Oncology & Cancer

Rock And Rho: Proteins that help cancer cells groove

Biologists at The Johns Hopkins University have discovered that low oxygen conditions, which often persist inside tumors, are sufficient to initiate a molecular chain of events that transforms breast cancer cells from being ...

Oncology & Cancer

Uridine diphosphate glucose found to dampen lung cancer metastasis

In a study published online in Nature on June 26, research teams led by Dr. Yang Weiwei at the Institute of Biochemistry and Cell Biology of the Chinese Academy of Sciences (CAS) and Dr. Li Guohui from the Dalian Institute ...

Oncology & Cancer

New tool helps find genetic culprits in cancer's spread

The ability of cancer to establish itself in distant parts of the body—called metastasis—causes 90% of deaths from solid tumors. Metastasis is the result of complex genetic interactions that have proven difficult for ...

Medications

Stress hormones promote breast cancer metastasis

It has long been thought that stress contributes to cancer progression. Scientists from the University of Basel and the University Hospital of Basel have deciphered the molecular mechanisms linking breast cancer metastasis ...

Oncology & Cancer

Breast cancer cells rely on pyruvate to expand in new tissues

Most patients who die of breast cancer die of metastasis, the process by which cancer cells spread to other organs of the body. Cancer cells alter their metabolism to grow and expand across other organs. A new study by Prof. ...

Oncology & Cancer

Researchers identify drug against the formation of metastasis

The most deadly aspect of breast cancer is metastasis, cancer cells spreading throughout the body. Researchers at the University and the University Hospital of Basel have now discovered a substance that suppresses the formation ...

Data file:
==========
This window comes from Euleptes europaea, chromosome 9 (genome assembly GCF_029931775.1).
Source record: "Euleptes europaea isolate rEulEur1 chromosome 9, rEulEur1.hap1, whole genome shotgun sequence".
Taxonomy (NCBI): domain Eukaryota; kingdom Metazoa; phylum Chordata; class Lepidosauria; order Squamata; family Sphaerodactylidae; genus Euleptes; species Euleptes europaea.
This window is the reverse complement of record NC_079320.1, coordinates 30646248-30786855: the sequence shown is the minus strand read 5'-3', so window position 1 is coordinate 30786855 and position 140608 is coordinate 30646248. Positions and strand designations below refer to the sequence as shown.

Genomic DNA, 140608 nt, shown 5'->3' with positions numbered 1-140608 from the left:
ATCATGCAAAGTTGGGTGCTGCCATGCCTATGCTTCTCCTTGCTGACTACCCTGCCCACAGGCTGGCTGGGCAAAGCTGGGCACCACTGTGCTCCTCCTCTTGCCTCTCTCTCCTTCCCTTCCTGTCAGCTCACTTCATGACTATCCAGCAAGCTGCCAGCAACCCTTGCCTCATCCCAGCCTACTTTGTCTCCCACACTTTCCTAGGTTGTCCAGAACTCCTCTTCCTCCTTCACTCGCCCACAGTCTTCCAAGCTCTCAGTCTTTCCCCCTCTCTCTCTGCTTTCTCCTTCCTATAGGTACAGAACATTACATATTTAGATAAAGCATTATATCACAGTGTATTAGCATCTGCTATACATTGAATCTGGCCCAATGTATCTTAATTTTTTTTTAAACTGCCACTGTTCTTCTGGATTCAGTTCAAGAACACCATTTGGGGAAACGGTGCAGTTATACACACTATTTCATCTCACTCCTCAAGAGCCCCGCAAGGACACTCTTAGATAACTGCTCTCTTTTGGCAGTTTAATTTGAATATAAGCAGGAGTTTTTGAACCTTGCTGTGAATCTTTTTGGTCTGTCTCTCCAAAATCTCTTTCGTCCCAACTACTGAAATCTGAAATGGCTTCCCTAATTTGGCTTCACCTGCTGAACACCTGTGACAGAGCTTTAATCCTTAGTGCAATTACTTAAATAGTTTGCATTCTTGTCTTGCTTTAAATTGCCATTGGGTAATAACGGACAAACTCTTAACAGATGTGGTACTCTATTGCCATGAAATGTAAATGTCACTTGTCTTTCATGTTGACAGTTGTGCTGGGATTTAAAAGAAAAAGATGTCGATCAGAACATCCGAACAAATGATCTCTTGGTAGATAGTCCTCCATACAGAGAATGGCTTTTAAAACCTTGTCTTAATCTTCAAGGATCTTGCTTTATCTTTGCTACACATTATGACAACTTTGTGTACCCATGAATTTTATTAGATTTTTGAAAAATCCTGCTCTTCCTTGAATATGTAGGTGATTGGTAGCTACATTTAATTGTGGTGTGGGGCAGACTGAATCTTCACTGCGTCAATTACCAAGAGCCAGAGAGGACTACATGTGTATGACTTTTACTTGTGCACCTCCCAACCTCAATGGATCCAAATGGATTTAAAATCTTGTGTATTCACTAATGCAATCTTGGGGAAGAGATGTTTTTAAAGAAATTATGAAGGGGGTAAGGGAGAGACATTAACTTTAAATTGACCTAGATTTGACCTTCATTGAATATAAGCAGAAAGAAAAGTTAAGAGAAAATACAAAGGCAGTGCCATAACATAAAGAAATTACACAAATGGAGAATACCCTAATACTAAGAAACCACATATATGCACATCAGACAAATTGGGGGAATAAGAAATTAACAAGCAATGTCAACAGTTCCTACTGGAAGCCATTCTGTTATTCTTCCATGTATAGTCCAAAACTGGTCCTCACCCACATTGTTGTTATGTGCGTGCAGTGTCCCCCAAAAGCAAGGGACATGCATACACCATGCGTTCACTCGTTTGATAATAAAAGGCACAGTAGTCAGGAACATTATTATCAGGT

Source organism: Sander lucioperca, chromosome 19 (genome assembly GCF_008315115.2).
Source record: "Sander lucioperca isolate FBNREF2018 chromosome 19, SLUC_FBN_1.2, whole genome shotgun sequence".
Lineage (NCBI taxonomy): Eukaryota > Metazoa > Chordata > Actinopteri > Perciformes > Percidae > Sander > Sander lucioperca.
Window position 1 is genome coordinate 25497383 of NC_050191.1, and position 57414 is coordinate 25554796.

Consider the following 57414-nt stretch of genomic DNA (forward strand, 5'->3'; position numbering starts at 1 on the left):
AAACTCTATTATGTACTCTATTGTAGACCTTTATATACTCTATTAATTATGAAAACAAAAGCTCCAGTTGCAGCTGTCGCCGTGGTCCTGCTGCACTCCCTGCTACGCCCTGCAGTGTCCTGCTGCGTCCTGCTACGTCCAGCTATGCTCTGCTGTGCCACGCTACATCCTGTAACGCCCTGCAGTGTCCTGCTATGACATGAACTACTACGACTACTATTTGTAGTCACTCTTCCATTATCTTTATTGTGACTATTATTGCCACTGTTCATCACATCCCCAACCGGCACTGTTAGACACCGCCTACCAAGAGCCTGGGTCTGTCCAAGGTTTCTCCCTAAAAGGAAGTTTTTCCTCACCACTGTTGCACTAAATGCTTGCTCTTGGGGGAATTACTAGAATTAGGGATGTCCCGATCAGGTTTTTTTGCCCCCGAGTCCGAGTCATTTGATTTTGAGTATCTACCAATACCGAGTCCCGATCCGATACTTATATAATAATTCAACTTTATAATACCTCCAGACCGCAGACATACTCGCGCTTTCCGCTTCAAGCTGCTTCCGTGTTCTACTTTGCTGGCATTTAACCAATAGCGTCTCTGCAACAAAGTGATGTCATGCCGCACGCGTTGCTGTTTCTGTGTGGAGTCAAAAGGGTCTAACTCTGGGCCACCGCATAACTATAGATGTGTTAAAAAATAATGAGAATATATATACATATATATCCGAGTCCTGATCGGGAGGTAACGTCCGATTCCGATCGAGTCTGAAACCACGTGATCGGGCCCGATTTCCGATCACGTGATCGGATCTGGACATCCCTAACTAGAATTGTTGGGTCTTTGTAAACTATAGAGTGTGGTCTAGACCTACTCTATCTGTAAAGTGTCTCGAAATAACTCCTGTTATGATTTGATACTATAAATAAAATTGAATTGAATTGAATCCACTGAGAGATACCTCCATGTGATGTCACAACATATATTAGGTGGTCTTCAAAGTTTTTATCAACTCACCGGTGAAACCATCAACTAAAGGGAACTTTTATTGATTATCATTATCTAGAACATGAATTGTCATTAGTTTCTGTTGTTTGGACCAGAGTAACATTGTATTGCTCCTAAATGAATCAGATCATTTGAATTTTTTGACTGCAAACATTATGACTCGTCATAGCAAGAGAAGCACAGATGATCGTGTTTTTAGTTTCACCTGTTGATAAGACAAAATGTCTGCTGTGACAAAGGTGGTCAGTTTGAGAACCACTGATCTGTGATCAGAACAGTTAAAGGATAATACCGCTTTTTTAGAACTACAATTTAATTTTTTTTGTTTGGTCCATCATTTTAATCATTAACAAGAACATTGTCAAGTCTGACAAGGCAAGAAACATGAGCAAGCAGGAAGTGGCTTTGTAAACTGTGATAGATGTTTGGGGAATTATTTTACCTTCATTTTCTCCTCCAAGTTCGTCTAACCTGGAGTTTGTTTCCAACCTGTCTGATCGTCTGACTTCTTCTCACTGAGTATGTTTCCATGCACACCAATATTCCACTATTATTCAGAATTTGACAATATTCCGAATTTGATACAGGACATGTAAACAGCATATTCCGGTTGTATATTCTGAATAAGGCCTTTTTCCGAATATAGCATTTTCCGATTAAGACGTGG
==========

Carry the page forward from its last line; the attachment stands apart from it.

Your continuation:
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Metastasis

Metastasis (Greek: displacement, μετά=next + στάσις=placement, plural: metastases), or Metastatic disease, sometimes abbreviated mets, is the spread of a disease from one organ or part to another non-adjacent organ or part. Only malignant tumor cells and infections have the established capacity to metastasize; however, this is recently reconsidered by new research.

Cancer cells can break away, leak, or spill from a primary tumor, enter lymphatic and blood vessels, circulate through the bloodstream, and settle down to grow within normal tissues elsewhere in the body. Metastasis is one of three hallmarks of malignancy (contrast benign tumors). Most tumors and other neoplasms can metastasize, although in varying degrees (e.g., glioma and basal cell carcinoma rarely metastasize).

When tumor cells metastasize, the new tumor is called a secondary or metastatic tumor, and its cells are like those in the original tumor. This means, for example, that, if breast cancer metastasizes to the lungs, the secondary tumor is made up of abnormal breast cells, not of abnormal lung cells. The tumor in the lung is then called metastatic breast cancer, not lung cancer.

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